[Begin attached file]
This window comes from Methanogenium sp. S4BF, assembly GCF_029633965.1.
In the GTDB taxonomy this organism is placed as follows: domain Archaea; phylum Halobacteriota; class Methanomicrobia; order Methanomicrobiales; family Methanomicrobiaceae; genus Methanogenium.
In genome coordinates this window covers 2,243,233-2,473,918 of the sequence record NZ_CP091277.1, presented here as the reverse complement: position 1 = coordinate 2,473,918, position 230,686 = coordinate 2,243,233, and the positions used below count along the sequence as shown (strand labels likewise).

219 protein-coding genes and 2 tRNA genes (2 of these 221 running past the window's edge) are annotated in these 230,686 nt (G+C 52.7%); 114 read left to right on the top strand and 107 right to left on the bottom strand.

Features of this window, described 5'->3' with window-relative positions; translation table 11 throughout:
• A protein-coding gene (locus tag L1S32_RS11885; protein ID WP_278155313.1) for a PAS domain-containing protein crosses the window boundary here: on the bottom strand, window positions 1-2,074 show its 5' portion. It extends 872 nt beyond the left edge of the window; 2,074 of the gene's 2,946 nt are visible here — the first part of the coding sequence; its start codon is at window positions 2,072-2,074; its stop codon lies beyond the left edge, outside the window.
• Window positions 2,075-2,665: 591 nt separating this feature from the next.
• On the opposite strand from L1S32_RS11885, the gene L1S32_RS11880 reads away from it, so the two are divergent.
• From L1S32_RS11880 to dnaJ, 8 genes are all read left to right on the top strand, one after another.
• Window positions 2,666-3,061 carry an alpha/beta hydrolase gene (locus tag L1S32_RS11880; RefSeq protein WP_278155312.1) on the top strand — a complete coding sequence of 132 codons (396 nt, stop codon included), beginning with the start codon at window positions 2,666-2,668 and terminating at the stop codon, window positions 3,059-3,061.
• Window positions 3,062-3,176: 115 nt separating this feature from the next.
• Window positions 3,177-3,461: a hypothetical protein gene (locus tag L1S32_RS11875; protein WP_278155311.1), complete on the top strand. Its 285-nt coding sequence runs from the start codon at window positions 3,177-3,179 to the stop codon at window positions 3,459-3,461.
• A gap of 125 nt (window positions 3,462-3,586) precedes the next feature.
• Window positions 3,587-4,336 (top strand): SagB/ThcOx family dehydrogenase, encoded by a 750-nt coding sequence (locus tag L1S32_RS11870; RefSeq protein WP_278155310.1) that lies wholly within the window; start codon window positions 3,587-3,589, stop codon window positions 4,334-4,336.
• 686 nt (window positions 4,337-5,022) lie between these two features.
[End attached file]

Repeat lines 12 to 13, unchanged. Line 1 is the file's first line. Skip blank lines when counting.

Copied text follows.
• Window positions 3,177-3,461: a hypothetical protein gene (locus tag L1S32_RS11875; protein WP_278155311.1), complete on the top strand. Its 285-nt coding sequence runs from the start codon at window positions 3,177-3,179 to the stop codon at window positions 3,459-3,461.
• A gap of 125 nt (window positions 3,462-3,586) precedes the next feature.